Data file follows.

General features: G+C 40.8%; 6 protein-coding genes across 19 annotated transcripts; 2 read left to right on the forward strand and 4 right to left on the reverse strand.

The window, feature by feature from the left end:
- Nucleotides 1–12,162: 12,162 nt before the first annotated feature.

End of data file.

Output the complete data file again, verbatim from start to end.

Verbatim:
General features: G+C 40.8%; 6 protein-coding genes across 19 annotated transcripts; 2 read left to right on the forward strand and 4 right to left on the reverse strand.

The window, feature by feature from the left end:
- Nucleotides 1–12,162: 12,162 nt before the first annotated feature.